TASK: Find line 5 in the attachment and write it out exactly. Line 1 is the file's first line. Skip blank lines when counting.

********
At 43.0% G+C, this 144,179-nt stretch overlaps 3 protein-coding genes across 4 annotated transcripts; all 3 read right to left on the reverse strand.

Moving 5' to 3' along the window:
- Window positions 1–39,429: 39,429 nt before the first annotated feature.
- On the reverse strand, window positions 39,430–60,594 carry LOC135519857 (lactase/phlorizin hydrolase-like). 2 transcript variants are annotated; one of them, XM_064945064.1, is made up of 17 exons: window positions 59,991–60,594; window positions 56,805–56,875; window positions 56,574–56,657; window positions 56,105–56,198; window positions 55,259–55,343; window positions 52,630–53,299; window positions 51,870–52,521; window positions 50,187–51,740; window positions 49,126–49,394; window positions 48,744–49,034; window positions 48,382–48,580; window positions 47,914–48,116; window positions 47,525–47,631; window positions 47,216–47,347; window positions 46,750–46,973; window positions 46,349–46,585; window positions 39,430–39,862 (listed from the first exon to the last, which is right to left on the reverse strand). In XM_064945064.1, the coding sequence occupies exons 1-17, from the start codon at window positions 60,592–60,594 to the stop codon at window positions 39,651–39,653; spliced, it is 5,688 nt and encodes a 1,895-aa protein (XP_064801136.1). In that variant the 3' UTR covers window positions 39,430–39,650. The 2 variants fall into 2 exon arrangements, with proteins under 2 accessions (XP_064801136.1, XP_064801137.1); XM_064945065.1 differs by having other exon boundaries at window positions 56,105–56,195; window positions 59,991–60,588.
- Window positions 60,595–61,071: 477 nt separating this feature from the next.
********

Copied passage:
- Window positions 60,595–61,071: 477 nt separating this feature from the next.